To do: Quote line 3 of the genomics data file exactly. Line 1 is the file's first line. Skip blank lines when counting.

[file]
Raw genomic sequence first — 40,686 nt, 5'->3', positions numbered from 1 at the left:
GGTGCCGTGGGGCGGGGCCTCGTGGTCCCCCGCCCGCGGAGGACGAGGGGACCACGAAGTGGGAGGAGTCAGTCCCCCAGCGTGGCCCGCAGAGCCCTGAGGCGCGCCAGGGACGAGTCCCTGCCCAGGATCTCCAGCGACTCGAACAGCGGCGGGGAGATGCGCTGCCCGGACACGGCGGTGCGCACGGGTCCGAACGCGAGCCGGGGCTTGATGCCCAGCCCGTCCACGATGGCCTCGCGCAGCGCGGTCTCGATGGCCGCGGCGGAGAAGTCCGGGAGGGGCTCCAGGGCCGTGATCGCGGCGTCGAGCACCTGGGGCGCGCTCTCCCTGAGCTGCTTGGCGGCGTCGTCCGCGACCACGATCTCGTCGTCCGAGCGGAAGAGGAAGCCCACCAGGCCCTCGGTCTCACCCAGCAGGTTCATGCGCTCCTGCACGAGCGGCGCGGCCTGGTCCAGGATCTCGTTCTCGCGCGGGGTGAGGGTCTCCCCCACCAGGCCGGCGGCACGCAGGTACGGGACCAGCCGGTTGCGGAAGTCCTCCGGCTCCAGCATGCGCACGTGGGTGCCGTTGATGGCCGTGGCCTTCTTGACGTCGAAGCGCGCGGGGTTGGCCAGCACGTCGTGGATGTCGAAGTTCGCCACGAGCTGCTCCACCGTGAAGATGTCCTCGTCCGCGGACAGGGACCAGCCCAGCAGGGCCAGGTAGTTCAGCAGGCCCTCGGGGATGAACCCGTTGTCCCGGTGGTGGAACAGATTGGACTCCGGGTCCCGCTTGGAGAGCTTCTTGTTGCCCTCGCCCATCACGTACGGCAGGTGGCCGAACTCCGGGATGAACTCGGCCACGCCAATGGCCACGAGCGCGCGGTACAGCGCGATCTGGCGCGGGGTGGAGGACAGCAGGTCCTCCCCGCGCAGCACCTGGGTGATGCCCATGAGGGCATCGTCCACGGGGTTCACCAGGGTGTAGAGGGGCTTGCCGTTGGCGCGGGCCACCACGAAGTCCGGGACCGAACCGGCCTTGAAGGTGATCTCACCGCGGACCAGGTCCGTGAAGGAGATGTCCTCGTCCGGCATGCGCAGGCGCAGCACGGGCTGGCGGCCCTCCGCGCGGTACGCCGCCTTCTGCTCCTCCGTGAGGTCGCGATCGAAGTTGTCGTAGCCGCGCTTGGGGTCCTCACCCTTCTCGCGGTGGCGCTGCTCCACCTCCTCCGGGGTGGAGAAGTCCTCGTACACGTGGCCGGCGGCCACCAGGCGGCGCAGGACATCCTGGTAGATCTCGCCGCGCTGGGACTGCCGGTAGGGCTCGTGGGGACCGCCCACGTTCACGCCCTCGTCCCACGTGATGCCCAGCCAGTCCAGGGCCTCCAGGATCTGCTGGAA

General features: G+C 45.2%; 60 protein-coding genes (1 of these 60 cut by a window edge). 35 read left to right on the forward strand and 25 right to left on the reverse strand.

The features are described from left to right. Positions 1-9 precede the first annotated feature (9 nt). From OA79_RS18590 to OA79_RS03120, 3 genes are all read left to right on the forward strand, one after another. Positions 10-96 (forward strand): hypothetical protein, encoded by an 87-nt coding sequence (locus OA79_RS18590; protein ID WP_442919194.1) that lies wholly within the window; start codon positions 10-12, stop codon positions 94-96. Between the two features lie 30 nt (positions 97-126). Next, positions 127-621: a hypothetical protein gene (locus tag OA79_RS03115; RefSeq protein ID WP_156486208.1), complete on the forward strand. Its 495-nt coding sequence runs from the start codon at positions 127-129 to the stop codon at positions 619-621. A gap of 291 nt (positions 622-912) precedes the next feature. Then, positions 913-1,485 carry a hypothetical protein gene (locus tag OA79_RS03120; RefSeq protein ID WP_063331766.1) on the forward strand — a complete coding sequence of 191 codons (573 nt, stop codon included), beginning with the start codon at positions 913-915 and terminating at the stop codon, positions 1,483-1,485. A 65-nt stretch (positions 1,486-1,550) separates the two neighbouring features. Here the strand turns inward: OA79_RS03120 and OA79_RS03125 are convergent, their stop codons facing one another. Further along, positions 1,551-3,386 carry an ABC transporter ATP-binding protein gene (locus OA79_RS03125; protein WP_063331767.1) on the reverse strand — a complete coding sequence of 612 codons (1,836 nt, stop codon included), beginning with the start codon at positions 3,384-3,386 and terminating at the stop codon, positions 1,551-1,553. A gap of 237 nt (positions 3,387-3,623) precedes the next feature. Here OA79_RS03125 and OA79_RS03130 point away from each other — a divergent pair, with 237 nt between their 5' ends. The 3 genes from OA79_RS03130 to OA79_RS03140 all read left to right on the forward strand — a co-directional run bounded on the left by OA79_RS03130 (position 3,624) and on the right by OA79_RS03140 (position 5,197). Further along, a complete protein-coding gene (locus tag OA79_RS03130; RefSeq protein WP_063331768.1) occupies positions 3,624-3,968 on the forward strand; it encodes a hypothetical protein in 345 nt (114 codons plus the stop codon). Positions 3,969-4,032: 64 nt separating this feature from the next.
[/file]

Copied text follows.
General features: G+C 45.2%; 60 protein-coding genes (1 of these 60 cut by a window edge). 35 read left to right on the forward strand and 25 right to left on the reverse strand.